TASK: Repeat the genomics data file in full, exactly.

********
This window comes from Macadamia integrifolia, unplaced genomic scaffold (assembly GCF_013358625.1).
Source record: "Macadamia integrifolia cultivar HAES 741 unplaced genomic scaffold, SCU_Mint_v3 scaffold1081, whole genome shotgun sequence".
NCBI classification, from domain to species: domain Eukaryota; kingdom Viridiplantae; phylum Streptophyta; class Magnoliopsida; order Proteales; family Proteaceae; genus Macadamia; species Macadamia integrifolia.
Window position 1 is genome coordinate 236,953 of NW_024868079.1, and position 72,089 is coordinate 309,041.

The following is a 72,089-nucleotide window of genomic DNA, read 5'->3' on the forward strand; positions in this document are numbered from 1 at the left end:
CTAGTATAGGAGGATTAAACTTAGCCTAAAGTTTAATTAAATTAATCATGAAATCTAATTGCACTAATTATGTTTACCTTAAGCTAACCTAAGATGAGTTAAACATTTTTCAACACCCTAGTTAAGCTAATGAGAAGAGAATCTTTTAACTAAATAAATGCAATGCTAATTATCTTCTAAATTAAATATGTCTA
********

This window comes from Macadamia integrifolia, unplaced genomic scaffold (assembly GCF_013358625.1).
Source record: "Macadamia integrifolia cultivar HAES 741 unplaced genomic scaffold, SCU_Mint_v3 scaffold1081, whole genome shotgun sequence".
NCBI classification, from domain to species: domain Eukaryota; kingdom Viridiplantae; phylum Streptophyta; class Magnoliopsida; order Proteales; family Proteaceae; genus Macadamia; species Macadamia integrifolia.
Window position 1 is genome coordinate 236,953 of NW_024868079.1, and position 72,089 is coordinate 309,041.

The following is a 72,089-nucleotide window of genomic DNA, read 5'->3' on the forward strand; positions in this document are numbered from 1 at the left end:
CTAGTATAGGAGGATTAAACTTAGCCTAAAGTTTAATTAAATTAATCATGAAATCTAATTGCACTAATTATGTTTACCTTAAGCTAACCTAAGATGAGTTAAACATTTTTCAACACCCTAGTTAAGCTAATGAGAAGAGAATCTTTTAACTAAATAAATGCAATGCTAATTATCTTCTAAATTAAATATGTCTA